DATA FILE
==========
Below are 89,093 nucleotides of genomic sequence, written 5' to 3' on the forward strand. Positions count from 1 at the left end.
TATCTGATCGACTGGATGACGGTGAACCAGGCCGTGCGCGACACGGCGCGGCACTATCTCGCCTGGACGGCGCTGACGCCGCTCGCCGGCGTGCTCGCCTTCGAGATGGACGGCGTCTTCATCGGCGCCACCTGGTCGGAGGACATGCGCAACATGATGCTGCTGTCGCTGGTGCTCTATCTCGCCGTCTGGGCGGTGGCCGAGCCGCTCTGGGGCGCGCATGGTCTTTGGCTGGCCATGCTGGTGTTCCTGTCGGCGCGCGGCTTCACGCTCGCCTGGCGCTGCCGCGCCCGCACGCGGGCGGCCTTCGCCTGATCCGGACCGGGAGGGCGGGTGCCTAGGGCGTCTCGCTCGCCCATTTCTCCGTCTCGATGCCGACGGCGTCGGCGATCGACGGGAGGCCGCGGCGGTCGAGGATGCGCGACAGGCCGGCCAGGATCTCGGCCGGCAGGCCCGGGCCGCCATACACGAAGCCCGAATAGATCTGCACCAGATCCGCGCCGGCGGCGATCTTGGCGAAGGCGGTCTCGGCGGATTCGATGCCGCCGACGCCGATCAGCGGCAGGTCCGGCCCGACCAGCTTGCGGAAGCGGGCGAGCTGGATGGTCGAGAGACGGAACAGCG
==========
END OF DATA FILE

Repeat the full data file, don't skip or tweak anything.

Below are 89,093 nucleotides of genomic sequence, written 5' to 3' on the forward strand. Positions count from 1 at the left end.
TATCTGATCGACTGGATGACGGTGAACCAGGCCGTGCGCGACACGGCGCGGCACTATCTCGCCTGGACGGCGCTGACGCCGCTCGCCGGCGTGCTCGCCTTCGAGATGGACGGCGTCTTCATCGGCGCCACCTGGTCGGAGGACATGCGCAACATGATGCTGCTGTCGCTGGTGCTCTATCTCGCCGTCTGGGCGGTGGCCGAGCCGCTCTGGGGCGCGCATGGTCTTTGGCTGGCCATGCTGGTGTTCCTGTCGGCGCGCGGCTTCACGCTCGCCTGGCGCTGCCGCGCCCGCACGCGGGCGGCCTTCGCCTGATCCGGACCGGGAGGGCGGGTGCCTAGGGCGTCTCGCTCGCCCATTTCTCCGTCTCGATGCCGACGGCGTCGGCGATCGACGGGAGGCCGCGGCGGTCGAGGATGCGCGACAGGCCGGCCAGGATCTCGGCCGGCAGGCCCGGGCCGCCATACACGAAGCCCGAATAGATCTGCACCAGATCCGCGCCGGCGGCGATCTTGGCGAAGGCGGTCTCGGCGGATTCGATGCCGCCGACGCCGATCAGCGGCAGGTCCGGCCCGACCAGCTTGCGGAAGCGGGCGAGCTGGATGGTCGAGAGACGGAACAGCG